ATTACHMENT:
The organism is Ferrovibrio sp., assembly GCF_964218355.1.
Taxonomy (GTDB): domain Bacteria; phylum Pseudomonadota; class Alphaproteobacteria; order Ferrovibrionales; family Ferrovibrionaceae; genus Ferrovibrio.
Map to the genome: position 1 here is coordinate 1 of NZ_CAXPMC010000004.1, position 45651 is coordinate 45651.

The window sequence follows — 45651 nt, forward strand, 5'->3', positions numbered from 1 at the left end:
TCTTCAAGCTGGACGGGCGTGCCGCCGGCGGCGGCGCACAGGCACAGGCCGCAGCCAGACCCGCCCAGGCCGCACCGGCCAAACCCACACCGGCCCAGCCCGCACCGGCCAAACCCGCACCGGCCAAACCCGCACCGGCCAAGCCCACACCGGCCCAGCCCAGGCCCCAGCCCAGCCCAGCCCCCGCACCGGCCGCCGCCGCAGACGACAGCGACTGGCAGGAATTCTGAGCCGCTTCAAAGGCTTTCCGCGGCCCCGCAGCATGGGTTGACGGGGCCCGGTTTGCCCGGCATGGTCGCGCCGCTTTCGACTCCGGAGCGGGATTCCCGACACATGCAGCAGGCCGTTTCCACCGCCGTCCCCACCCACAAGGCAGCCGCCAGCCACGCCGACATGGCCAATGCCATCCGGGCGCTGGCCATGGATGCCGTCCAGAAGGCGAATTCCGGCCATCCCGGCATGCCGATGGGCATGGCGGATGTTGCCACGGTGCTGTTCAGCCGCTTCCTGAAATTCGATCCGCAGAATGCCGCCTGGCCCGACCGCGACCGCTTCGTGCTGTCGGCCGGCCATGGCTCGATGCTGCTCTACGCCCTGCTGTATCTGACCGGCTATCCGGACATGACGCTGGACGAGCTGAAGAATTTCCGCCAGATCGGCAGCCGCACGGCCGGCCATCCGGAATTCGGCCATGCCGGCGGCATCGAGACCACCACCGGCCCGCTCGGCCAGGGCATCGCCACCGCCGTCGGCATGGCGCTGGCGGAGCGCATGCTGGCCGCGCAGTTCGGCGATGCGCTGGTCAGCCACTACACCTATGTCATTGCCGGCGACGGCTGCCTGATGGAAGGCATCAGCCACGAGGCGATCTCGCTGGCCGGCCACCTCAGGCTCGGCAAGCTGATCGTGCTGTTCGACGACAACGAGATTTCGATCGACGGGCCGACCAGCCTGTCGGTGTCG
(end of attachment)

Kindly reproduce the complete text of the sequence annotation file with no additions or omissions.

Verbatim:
The organism is Ferrovibrio sp., assembly GCF_964218355.1.
Taxonomy (GTDB): domain Bacteria; phylum Pseudomonadota; class Alphaproteobacteria; order Ferrovibrionales; family Ferrovibrionaceae; genus Ferrovibrio.
Map to the genome: position 1 here is coordinate 1 of NZ_CAXPMC010000004.1, position 45651 is coordinate 45651.

The window sequence follows — 45651 nt, forward strand, 5'->3', positions numbered from 1 at the left end:
TCTTCAAGCTGGACGGGCGTGCCGCCGGCGGCGGCGCACAGGCACAGGCCGCAGCCAGACCCGCCCAGGCCGCACCGGCCAAACCCACACCGGCCCAGCCCGCACCGGCCAAACCCGCACCGGCCAAACCCGCACCGGCCAAGCCCACACCGGCCCAGCCCAGGCCCCAGCCCAGCCCAGCCCCCGCACCGGCCGCCGCCGCAGACGACAGCGACTGGCAGGAATTCTGAGCCGCTTCAAAGGCTTTCCGCGGCCCCGCAGCATGGGTTGACGGGGCCCGGTTTGCCCGGCATGGTCGCGCCGCTTTCGACTCCGGAGCGGGATTCCCGACACATGCAGCAGGCCGTTTCCACCGCCGTCCCCACCCACAAGGCAGCCGCCAGCCACGCCGACATGGCCAATGCCATCCGGGCGCTGGCCATGGATGCCGTCCAGAAGGCGAATTCCGGCCATCCCGGCATGCCGATGGGCATGGCGGATGTTGCCACGGTGCTGTTCAGCCGCTTCCTGAAATTCGATCCGCAGAATGCCGCCTGGCCCGACCGCGACCGCTTCGTGCTGTCGGCCGGCCATGGCTCGATGCTGCTCTACGCCCTGCTGTATCTGACCGGCTATCCGGACATGACGCTGGACGAGCTGAAGAATTTCCGCCAGATCGGCAGCCGCACGGCCGGCCATCCGGAATTCGGCCATGCCGGCGGCATCGAGACCACCACCGGCCCGCTCGGCCAGGGCATCGCCACCGCCGTCGGCATGGCGCTGGCGGAGCGCATGCTGGCCGCGCAGTTCGGCGATGCGCTGGTCAGCCACTACACCTATGTCATTGCCGGCGACGGCTGCCTGATGGAAGGCATCAGCCACGAGGCGATCTCGCTGGCCGGCCACCTCAGGCTCGGCAAGCTGATCGTGCTGTTCGACGACAACGAGATTTCGATCGACGGGCCGACCAGCCTGTCGGTGTCG